NPC: Late Registrants, May Face Privacy Compliance Checks
September 14, 2017 | 5:22 PM GMT+0800 Last Edit: September 10, 2018
Public and private companies that failed to beat the September 9 deadline for the registration of their data processing systems starting with the registraton of their Data Protection Officer (DPO) could face compliance checks, the National Privacy Commission (NPC) warned.
Since September 9 fell on a Saturday, a non-working day, the deadline automatically moves to the next working day, on Monday of September 11, 2017.
“Failure to register may subject a company or an agency to compliance checks, compliance orders, and depending on attendant circumstances may be considered evidence of unauthorized processing, punishable under the Data Privacy Act.,” said Chairman and Privacy Commissioner Raymund Enriquez Liboro. “For one thing, in case an organization
suffers a data breach in the future, its non-registration would imply lack of due diligence, critical in defending against charges of negligence,” Liboro added.
“We will continue accepting DPO registration papers from controllers and processors even after the Monday deadline but such will be considered “late registrants”, and included in the list of priority organizations for a data privacy compliance check.” Said Commissioner Liboro.
A compliance check by the NPC means an organization will be subjected to a comprehensive compliance validation process based on 10 critical aspects of accountability, which the NPC has termed as the Data Governance Framework. The compliance check involves interviews, operations inspection, documents analysis, and pertinent activities intended to appraise the organization’s culture of privacy.
Several conglomerates have registered their DPOs with the NPC, among them are companies under the Ayala Group, the SM Group of companies as well as the Lucio Tan Group, One of the first companies that was able to comply with the designation and registration of a DPO was Philippine National Bank one of the companies under the Lucio Tan group, they submitted their registration as early as May this year. According to Roland Oscuro, DPO of PNB: “In our industry, the protection of personal data is essential in maintaining the trust of our customers, as well as improving market position. Our long term goal is to develop a culture of privacy within our organization that we hope our employees can take home and share with their family and friends” Mr. Oscuro said.
Unionbank, another banking institution that has complied with the Data Privacy Act is aware of the value of data privacy in the information driven world. According to Henry Aguda, DPO of Unionbank: “Data privacy is the proxy for trust in the information age. Together with the appropriate information security, privacy, as an organizational mindset, paves the way for responsible innovation in both online and onsite banking services. It provides convenience with a foundation for trust. The loss of trust for a bank or any business, for that matter, can be catastrophic.”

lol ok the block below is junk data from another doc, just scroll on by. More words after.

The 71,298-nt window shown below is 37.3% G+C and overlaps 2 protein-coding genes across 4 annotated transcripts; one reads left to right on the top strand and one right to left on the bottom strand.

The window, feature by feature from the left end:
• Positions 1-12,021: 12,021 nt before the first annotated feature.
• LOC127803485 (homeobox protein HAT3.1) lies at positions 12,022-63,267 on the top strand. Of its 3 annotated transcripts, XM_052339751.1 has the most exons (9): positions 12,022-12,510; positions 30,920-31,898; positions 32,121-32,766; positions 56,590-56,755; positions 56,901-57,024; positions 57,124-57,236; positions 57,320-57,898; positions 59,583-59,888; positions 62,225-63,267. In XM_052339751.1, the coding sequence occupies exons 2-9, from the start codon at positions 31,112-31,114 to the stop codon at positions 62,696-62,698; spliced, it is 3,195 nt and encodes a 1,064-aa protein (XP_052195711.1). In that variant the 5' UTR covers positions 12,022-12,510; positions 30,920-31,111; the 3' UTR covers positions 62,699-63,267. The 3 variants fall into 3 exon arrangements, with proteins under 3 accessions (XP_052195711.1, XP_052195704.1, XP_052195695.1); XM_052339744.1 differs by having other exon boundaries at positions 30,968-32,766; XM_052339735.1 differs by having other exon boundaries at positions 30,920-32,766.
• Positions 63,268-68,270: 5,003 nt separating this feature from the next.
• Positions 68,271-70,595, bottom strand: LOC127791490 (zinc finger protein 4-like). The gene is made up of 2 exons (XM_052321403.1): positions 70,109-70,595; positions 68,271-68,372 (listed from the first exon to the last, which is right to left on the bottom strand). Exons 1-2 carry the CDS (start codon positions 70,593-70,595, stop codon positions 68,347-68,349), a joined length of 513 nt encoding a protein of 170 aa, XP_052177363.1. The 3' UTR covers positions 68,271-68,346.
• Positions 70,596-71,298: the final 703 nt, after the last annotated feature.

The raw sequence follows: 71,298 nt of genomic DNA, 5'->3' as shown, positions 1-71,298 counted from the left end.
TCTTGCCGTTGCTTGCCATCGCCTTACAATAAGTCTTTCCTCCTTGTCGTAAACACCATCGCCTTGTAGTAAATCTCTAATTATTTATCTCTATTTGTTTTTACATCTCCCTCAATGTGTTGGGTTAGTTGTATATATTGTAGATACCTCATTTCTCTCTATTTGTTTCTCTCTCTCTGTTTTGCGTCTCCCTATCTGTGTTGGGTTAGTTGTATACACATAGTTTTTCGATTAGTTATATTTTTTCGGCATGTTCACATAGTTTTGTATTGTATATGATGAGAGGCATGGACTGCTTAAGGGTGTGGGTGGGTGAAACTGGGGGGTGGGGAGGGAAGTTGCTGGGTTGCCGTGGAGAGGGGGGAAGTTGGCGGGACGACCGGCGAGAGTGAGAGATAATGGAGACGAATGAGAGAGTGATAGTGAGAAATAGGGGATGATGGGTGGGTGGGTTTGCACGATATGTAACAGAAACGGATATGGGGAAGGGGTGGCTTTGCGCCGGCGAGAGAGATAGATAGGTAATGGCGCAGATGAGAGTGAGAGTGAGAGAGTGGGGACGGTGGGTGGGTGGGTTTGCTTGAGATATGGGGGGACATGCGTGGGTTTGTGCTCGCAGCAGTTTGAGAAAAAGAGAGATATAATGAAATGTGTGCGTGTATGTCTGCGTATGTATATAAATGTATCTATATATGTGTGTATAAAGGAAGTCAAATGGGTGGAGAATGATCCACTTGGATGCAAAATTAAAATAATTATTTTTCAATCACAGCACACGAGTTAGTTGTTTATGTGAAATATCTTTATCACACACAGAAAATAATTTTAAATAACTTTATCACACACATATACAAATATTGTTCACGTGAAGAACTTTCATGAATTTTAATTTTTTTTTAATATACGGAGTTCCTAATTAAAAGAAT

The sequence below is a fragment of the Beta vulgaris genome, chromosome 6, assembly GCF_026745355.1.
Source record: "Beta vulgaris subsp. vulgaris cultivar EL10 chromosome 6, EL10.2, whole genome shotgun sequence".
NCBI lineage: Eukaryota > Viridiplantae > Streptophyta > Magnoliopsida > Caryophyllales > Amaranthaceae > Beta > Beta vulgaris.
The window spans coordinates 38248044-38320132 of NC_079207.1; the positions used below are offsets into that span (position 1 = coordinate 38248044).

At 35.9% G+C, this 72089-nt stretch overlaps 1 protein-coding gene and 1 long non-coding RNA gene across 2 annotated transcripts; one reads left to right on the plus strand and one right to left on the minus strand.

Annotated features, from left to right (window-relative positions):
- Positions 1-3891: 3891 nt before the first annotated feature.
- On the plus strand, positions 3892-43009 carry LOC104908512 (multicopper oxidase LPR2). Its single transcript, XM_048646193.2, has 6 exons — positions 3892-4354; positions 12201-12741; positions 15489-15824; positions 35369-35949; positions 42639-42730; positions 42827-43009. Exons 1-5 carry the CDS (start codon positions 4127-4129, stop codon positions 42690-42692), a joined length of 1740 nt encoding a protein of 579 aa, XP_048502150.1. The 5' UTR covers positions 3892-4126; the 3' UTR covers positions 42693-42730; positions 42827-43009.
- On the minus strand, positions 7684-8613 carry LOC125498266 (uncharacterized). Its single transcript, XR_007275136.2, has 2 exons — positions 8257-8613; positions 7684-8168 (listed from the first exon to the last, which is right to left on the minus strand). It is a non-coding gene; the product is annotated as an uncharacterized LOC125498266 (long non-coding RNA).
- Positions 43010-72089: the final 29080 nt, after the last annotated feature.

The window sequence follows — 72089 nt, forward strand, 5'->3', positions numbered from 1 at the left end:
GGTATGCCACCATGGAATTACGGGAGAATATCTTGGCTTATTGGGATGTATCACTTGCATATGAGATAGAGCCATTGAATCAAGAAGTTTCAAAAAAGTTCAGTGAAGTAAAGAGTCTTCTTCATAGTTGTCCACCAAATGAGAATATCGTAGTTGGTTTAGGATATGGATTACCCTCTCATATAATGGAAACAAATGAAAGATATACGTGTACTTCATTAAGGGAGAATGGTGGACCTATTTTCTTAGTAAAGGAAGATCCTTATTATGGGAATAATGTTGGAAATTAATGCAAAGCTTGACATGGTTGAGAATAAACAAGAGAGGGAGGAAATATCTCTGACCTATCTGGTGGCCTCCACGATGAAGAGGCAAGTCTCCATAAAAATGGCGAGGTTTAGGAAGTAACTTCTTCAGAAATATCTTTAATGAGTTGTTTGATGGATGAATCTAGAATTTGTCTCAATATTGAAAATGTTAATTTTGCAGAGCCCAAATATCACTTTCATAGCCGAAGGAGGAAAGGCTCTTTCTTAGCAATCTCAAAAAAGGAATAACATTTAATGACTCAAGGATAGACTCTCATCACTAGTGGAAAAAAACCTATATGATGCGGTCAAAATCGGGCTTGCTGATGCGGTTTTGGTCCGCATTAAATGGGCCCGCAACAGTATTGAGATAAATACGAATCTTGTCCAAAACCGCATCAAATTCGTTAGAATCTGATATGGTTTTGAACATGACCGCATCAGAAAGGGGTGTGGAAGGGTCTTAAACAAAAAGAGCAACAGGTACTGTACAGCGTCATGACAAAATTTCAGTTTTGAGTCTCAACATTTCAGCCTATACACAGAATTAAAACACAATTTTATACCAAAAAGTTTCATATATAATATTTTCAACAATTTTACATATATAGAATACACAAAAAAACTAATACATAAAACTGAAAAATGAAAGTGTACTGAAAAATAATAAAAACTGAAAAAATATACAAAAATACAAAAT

In case the NPC finds an organization wanting, Liboro said the privacy compliance check could lead to the issuance of a Compliance Order, which enforces specific actions to be performed by the company within a time period. In case the organization did not follow through satisfactorily, it will trigger a formal investigation, that could possibly result in prosecution.
In an effort to give organizations ample time to comply, the commission has earlier divided the registration process into two phases and extended the deadline for the more rigorous second phase to March 8, 2018. The first phase, however, which essentially consists of a DPO registration, is not subject to an extension.
“Much as we may want an extension, we are compelled by law to strictly enforce the September 9 deadline for organizations to register their data processing system, which is exactly one year following the date of effectivity of the IRR (implementing rules and regulations). We understand privacy compliance is something new and we’ve made it easier by dividing it into phases, so that phase one is just all about DPO registration. We cannot, however, be lenient about the deadline itself,” Liboro said.
Section 47 of the IRR of the Data Privacy Act of 2012 requires personal information controller (PIC) or personal information processor (PIP) that employs 250 persons or more to register their information processing system with the NPC. Those that employ fewer than 250 persons are also required to register if their operations involve the processing of personal data that may likely pose a risk to the rights and freedoms of data subjects; the processing is not occasional; or the processing includes sensitive personal information of at least one thousand (1,000) individuals.
Privacy Commissioner Raymund Enriquez Liboro (center, standing) providing support for NPC staff collecting Data Protection Officer (DPO) registration and supporting documents on the eve of the deadline (8 September 2017) of the registration of DPOs.